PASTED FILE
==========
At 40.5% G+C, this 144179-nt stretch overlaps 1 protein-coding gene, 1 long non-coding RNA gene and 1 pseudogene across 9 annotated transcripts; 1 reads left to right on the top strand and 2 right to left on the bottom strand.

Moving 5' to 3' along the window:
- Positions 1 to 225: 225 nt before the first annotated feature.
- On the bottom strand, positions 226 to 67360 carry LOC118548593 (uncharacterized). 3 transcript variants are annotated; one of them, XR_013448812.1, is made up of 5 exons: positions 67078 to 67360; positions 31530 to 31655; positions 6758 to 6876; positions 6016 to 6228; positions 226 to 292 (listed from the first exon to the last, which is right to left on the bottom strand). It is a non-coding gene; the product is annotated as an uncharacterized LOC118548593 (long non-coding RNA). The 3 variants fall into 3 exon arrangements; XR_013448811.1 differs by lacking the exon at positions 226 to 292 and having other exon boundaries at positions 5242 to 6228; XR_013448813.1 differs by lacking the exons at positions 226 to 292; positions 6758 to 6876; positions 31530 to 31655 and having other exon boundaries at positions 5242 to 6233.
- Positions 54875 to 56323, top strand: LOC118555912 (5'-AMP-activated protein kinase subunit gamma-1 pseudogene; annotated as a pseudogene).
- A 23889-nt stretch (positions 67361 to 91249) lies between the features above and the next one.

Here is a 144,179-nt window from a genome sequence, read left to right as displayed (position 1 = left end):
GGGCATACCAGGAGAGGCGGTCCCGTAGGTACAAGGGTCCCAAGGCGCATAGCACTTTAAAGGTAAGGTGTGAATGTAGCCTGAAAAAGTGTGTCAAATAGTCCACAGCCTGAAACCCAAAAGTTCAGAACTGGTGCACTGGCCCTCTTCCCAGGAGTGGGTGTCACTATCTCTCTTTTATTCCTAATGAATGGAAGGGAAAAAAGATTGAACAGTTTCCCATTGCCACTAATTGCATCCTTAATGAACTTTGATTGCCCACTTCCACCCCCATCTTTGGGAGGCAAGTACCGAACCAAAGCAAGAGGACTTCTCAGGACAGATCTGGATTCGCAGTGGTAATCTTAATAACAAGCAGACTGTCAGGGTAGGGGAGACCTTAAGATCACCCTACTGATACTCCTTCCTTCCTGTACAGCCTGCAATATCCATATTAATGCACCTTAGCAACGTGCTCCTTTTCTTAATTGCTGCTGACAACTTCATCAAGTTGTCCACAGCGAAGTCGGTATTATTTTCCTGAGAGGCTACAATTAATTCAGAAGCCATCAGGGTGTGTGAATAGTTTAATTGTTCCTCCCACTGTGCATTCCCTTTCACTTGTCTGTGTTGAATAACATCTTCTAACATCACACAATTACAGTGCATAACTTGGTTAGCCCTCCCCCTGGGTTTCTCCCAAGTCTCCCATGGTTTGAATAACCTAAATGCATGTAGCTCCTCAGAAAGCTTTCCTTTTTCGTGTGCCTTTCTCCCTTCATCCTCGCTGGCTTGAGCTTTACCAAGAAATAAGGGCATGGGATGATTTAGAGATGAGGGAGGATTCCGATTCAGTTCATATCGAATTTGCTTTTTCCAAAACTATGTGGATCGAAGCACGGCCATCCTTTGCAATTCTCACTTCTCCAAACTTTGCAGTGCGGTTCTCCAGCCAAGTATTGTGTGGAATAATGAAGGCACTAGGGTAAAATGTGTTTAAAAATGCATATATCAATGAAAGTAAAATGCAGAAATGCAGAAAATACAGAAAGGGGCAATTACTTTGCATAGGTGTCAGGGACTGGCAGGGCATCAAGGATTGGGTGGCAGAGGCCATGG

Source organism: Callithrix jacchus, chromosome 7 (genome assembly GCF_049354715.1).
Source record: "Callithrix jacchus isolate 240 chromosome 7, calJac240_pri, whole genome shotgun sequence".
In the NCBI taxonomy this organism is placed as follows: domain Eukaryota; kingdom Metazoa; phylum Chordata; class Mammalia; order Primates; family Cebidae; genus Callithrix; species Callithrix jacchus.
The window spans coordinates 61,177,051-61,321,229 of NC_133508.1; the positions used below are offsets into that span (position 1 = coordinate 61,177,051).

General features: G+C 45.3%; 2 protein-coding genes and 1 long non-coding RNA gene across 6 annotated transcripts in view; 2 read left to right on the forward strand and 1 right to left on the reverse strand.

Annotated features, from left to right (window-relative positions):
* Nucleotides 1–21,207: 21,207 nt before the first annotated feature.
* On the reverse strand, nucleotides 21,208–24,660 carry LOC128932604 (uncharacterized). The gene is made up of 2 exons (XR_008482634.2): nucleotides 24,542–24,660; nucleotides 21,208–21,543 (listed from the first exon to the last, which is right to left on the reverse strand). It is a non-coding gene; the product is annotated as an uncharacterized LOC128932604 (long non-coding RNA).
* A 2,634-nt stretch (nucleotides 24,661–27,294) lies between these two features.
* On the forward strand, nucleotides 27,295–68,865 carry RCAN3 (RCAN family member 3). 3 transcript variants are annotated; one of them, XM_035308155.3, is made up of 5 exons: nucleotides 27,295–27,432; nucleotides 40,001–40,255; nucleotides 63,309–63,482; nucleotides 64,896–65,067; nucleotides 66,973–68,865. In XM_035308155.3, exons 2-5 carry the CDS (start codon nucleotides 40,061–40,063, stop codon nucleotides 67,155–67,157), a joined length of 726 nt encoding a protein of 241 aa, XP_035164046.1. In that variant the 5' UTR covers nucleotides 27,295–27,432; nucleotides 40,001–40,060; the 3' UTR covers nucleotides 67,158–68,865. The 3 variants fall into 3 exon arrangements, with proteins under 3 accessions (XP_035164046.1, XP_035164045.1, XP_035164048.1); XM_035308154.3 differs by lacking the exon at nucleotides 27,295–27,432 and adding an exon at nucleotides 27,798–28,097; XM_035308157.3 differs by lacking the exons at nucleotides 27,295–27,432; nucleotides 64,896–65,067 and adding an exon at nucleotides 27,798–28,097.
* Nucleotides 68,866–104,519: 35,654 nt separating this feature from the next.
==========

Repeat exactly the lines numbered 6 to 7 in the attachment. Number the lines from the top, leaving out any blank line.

- A 23889-nt stretch (positions 67361 to 91249) lies between the features above and the next one.

Here is a 144,179-nt window from a genome sequence, read left to right as displayed (position 1 = left end):